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J Diabetes. 2018 Jan;10(1):10-17. doi: 10.1111/1753-0407.12606. Epub 2017 Nov 6.

Digital health technology and diabetes management.

Author information

1
The Diabetes Unit, Hadassah Hebrew University Hospital, Jerusalem, Israel.
2
Endocrinology and Metabolism Unit, Hadassah Hebrew University Hospital, Jerusalem, Israel.
3
Institute of Endocrinology, Rabin Medical Center - Beilinson Hospital, Petach-Tikva, Israel.
4
Sackler School of Medicine, Tel Aviv University, Tel Aviv, Israel.

Abstract

Diabetes care is largely dependent on patient self-management and empowerment, given that patients with diabetes must make numerous daily decisions as to what to eat, when to exercise, and determine their insulin dose and timing if required. In addition, patients and providers are generating vast amounts of data from many sources, including electronic medical records, insulin pumps, sensors, glucometers, and other wearables, as well as evolving genomic, proteomic, metabolomics, and microbiomic data. Multiple digital tools and apps have been developed to assist patients to choose wisely, and to enhance their compliance by using motivational tools and incorporating incentives from social media and gaming techniques. Healthcare teams (HCTs) and health administrators benefit from digital developments that sift through the enormous amounts of patient-generated data. Data are acquired, integrated, analyzed, and presented in a self-explanatory manner, highlighting important trends and items that require attention. The use of decision support systems may propose data-driven actions that, for the most, require final approval by the patient or physician before execution and, once implemented, may improve patient outcomes. The digital diabetes clinic aims to incorporate all digital patient data and provide individually tailored virtual or face-to-face visits to those persons who need them most. Digital diabetes care has demonstrated only modest HbA1c reduction in multiple studies and borderline cost-effectiveness, although patient satisfaction appears to be increased. Better understanding of the barriers to digital diabetes care and identification of unmet needs may yield improved utilization of this evolving technology in a safe, effective, and cost-saving manner.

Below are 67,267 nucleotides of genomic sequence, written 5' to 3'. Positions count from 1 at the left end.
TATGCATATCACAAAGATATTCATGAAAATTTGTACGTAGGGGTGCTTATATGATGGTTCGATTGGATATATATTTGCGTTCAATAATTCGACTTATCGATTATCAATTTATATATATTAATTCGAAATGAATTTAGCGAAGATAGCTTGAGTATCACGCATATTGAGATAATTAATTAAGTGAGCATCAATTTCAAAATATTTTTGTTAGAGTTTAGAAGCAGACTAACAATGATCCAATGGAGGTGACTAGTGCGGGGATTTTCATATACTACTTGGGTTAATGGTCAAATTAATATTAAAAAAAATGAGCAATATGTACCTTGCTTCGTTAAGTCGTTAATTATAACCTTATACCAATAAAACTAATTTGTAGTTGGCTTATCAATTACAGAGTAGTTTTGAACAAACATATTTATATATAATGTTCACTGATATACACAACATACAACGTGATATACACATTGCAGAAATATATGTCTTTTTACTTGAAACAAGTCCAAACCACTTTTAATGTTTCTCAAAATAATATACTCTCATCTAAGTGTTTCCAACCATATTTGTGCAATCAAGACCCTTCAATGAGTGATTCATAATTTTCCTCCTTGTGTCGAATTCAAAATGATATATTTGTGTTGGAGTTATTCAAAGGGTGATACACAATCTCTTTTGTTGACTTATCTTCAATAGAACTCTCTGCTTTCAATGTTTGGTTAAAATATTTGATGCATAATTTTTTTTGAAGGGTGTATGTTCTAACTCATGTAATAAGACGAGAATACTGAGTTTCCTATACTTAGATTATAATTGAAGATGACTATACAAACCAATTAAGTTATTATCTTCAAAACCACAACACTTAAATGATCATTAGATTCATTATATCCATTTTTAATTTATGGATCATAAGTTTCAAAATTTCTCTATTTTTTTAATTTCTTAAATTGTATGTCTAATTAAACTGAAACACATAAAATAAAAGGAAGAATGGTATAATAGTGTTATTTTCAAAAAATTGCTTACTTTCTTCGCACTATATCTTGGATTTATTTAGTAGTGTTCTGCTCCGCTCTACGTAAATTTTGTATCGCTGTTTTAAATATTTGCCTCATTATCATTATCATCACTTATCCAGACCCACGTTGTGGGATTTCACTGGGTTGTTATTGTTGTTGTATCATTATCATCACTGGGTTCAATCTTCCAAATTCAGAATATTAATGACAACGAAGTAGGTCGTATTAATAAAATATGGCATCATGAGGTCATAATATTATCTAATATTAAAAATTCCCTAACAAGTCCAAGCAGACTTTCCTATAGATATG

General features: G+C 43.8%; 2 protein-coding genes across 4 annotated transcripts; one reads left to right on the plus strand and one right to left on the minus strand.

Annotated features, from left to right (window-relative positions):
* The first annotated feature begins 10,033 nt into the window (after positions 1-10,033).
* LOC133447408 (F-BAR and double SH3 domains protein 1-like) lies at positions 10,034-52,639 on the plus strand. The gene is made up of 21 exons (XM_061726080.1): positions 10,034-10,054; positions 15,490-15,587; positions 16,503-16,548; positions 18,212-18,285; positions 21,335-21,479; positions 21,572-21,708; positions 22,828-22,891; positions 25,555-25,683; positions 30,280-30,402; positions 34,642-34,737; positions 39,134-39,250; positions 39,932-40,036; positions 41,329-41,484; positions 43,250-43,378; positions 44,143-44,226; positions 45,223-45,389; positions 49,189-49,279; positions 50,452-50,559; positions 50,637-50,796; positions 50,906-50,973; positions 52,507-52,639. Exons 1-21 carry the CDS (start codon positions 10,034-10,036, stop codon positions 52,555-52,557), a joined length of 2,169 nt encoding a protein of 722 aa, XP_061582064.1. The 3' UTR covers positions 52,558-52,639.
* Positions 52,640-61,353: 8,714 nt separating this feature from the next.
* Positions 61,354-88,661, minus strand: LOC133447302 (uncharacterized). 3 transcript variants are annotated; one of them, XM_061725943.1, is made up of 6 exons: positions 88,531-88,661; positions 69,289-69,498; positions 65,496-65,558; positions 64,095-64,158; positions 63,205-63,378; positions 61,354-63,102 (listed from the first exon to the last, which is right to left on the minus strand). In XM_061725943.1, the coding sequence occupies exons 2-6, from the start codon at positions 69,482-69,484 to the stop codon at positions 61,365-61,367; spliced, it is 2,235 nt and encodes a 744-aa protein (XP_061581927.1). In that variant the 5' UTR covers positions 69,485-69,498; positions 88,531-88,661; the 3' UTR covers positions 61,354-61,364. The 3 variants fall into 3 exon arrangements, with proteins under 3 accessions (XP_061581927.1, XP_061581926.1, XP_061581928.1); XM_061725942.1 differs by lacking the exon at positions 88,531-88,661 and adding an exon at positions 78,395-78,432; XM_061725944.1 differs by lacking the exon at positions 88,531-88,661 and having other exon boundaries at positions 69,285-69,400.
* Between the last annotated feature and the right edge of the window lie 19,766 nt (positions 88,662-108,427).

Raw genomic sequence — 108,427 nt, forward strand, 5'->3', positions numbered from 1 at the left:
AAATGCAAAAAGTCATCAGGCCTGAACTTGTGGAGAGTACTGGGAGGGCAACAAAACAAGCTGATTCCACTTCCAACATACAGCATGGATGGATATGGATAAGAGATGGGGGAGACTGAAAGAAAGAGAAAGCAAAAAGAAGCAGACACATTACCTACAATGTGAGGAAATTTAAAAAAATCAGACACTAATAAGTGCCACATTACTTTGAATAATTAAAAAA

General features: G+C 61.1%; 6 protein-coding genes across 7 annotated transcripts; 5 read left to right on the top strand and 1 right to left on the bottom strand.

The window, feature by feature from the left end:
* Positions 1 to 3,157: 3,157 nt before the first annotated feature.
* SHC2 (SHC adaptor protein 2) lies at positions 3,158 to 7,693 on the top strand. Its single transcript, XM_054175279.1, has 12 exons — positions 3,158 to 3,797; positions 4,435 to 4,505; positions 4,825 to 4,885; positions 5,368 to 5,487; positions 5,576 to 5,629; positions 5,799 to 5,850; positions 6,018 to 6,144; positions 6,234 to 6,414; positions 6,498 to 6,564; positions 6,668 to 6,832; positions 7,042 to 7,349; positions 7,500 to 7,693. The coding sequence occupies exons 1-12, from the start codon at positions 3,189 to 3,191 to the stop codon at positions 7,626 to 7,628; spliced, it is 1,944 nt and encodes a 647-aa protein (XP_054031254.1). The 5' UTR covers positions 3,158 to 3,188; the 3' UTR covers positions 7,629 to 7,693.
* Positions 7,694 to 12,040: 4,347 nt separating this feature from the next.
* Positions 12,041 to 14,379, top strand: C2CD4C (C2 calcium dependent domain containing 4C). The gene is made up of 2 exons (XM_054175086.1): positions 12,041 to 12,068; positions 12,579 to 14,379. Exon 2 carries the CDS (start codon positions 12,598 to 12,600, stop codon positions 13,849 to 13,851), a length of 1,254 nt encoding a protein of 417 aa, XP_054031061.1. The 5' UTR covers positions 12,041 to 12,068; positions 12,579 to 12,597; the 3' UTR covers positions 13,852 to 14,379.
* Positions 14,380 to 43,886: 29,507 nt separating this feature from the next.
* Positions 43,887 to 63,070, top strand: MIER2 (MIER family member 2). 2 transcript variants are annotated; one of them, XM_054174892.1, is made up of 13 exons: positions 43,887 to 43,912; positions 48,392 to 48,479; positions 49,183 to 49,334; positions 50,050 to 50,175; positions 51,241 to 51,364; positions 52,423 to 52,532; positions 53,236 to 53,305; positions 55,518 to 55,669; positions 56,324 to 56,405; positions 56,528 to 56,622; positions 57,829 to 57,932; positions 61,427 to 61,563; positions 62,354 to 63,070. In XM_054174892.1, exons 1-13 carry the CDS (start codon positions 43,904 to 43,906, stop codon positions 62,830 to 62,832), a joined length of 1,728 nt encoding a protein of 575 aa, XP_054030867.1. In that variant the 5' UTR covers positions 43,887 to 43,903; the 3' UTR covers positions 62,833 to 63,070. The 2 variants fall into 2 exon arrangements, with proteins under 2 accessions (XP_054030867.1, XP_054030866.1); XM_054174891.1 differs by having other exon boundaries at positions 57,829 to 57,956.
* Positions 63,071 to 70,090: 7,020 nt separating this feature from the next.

KEYWORDS:

big data; decision support; diabetes; digital therapy; mobile app; 决策支持; 大数据; 手机应用程序; 数字化治疗; 糖尿病

PMID:
28872765
DOI:
10.1111/1753-0407.12606
[Indexed for MEDLINE]

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